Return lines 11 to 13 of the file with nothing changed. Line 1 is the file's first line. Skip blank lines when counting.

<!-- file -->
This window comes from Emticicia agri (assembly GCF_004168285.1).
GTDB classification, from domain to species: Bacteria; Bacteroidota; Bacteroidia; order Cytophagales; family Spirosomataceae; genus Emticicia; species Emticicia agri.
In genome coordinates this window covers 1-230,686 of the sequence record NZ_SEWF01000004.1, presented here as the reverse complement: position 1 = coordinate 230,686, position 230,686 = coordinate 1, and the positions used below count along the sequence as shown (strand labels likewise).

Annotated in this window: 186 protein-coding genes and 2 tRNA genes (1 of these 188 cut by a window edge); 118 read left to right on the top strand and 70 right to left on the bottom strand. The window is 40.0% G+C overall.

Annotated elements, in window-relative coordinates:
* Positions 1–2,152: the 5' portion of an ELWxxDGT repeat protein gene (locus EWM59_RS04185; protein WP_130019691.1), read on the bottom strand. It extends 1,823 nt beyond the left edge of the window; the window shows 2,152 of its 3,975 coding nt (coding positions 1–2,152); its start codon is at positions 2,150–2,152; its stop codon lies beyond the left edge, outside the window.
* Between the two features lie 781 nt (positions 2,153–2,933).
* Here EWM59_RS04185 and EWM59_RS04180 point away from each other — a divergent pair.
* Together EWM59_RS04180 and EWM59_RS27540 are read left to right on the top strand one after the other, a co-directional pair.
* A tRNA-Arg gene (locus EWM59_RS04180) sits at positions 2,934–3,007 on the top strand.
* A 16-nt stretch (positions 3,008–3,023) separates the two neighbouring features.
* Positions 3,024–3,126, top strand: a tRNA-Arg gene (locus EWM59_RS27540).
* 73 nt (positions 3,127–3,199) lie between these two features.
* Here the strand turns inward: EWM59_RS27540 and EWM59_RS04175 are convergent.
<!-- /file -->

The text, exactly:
* A 16-nt stretch (positions 3,008–3,023) separates the two neighbouring features.
* Positions 3,024–3,126, top strand: a tRNA-Arg gene (locus EWM59_RS27540).
* 73 nt (positions 3,127–3,199) lie between these two features.